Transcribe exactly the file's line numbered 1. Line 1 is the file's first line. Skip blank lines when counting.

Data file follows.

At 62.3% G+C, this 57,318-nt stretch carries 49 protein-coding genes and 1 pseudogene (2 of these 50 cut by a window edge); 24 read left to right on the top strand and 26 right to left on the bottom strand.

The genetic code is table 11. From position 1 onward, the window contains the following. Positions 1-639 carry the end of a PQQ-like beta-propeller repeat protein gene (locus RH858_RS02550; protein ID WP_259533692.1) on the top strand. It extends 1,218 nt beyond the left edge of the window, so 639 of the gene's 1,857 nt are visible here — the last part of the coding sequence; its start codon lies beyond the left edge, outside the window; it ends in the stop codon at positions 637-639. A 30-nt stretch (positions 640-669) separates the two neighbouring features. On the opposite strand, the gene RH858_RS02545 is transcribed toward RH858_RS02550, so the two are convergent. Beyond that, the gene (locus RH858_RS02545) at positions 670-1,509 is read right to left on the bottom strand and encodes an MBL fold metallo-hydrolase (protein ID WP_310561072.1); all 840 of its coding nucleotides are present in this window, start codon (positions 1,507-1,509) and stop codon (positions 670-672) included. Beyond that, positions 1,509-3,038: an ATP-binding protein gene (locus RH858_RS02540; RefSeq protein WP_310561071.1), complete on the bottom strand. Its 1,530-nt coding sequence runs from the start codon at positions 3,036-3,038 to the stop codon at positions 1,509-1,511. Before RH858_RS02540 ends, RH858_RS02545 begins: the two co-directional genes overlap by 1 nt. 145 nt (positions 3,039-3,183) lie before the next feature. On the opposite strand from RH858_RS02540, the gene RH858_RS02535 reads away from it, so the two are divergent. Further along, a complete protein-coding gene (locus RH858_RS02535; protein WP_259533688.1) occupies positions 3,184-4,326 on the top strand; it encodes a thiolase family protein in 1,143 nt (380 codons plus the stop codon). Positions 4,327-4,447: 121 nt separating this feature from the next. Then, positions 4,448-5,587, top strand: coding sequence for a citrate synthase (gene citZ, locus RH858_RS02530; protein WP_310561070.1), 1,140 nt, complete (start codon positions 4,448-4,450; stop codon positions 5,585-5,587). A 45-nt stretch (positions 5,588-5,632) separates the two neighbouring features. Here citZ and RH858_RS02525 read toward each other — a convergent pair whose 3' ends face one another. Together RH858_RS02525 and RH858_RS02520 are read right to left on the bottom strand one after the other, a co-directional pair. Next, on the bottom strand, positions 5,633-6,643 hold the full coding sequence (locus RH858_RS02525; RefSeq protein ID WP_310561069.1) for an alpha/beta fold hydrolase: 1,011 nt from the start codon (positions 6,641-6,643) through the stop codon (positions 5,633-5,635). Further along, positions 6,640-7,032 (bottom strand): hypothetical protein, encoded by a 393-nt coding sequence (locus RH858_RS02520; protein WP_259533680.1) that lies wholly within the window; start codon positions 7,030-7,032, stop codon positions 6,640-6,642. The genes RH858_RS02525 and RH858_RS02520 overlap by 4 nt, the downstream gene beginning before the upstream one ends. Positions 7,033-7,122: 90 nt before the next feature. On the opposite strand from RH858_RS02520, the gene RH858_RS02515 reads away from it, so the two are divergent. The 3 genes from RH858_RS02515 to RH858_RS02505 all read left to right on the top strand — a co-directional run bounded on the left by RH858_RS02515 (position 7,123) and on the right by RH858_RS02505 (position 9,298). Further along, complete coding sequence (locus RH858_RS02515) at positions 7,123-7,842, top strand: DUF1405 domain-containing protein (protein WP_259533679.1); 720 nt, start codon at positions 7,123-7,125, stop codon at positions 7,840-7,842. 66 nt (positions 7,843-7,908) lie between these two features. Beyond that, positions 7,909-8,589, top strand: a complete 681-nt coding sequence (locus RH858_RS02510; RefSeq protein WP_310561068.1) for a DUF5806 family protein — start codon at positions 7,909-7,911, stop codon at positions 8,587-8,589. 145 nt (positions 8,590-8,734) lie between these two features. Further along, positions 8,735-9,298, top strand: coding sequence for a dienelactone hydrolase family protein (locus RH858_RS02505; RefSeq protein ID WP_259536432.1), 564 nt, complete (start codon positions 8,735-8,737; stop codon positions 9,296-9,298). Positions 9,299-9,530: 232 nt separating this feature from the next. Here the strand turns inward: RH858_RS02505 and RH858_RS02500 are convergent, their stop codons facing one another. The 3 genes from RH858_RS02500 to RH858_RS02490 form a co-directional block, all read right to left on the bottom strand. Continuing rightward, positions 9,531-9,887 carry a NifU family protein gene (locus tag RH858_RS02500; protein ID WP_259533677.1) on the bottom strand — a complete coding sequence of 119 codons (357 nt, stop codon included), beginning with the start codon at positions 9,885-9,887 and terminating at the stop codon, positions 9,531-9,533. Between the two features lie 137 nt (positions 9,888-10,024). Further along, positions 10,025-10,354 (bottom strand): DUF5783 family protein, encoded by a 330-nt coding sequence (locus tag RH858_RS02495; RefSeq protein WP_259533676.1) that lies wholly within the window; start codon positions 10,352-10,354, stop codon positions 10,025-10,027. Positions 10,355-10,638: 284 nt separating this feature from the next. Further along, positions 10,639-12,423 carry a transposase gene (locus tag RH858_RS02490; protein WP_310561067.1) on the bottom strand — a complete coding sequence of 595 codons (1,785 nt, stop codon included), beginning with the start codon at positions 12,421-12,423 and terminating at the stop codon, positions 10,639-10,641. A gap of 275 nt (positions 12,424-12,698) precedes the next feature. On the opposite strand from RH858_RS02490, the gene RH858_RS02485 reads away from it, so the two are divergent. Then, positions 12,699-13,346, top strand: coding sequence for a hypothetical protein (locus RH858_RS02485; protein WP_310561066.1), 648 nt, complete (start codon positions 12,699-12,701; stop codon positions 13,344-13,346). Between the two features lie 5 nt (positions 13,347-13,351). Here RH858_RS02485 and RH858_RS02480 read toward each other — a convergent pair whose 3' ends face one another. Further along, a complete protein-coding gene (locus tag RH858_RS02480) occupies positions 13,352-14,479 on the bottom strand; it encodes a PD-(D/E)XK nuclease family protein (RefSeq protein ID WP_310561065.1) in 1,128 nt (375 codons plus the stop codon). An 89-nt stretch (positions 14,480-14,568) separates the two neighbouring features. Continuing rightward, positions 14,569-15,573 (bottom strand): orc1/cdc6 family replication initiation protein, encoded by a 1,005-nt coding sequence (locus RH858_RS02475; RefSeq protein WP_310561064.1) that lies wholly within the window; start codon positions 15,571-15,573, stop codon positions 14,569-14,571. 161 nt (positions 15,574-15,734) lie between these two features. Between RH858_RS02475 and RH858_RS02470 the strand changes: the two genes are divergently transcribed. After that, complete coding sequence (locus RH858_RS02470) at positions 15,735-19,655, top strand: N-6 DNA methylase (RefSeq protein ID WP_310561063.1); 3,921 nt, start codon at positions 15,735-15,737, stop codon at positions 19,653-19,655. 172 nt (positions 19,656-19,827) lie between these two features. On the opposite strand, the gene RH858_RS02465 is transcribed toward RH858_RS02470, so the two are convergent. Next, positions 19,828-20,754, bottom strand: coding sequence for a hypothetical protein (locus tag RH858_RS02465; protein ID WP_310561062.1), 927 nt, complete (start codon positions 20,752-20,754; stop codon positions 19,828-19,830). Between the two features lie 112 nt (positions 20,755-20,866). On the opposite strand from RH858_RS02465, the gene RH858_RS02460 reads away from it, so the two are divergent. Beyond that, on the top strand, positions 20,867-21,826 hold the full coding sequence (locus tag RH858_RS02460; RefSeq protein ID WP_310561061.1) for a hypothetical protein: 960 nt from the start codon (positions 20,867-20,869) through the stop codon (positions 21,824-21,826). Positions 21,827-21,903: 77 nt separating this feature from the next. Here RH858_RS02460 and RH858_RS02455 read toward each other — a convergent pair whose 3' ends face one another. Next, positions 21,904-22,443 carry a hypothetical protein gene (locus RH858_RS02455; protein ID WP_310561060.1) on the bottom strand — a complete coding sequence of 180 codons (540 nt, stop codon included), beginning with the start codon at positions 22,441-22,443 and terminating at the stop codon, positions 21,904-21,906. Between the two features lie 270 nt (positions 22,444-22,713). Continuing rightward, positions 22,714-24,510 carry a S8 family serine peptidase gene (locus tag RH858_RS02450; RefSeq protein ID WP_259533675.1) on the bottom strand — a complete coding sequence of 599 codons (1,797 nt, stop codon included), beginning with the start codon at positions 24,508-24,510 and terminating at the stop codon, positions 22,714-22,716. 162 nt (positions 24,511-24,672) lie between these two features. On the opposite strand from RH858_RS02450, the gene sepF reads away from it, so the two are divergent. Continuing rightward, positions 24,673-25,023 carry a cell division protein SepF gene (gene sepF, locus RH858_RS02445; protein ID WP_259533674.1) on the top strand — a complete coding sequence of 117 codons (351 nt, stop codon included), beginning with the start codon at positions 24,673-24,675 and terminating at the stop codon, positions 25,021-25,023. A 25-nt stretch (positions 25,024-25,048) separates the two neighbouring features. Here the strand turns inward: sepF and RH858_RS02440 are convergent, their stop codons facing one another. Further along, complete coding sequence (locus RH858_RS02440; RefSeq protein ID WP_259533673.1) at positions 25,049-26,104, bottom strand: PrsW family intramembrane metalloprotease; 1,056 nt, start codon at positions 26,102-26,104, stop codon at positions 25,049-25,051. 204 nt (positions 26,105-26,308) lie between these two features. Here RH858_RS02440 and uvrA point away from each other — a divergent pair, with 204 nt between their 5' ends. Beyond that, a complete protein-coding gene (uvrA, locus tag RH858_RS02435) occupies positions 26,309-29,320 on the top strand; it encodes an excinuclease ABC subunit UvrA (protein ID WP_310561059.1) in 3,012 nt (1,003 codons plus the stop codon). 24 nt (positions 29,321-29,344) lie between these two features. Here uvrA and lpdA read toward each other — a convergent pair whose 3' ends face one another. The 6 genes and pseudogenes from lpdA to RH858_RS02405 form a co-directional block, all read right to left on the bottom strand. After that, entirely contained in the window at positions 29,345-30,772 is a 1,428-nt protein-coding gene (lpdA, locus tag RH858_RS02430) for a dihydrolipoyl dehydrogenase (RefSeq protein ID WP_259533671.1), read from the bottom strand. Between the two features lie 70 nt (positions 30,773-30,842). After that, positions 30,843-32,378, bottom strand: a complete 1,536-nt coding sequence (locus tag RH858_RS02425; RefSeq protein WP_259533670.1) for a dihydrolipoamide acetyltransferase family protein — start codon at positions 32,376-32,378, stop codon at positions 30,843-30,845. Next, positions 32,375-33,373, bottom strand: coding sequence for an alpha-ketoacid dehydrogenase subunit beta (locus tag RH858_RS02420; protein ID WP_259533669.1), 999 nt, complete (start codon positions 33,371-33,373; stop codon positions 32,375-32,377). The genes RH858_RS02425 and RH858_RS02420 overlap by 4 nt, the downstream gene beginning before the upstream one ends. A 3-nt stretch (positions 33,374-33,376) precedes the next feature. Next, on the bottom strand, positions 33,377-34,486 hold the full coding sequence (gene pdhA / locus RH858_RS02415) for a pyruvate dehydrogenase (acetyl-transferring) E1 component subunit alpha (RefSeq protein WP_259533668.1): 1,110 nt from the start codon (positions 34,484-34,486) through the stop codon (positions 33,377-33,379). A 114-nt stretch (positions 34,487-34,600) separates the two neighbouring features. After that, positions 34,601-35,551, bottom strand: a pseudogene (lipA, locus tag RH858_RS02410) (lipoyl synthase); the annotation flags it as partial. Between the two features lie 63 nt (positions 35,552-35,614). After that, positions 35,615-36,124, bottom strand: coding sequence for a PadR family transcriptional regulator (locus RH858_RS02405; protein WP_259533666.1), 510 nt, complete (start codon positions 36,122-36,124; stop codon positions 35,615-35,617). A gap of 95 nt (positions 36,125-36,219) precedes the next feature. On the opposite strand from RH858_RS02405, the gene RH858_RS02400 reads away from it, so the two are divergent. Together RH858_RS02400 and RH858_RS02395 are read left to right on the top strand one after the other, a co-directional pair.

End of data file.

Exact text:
At 62.3% G+C, this 57,318-nt stretch carries 49 protein-coding genes and 1 pseudogene (2 of these 50 cut by a window edge); 24 read left to right on the top strand and 26 right to left on the bottom strand.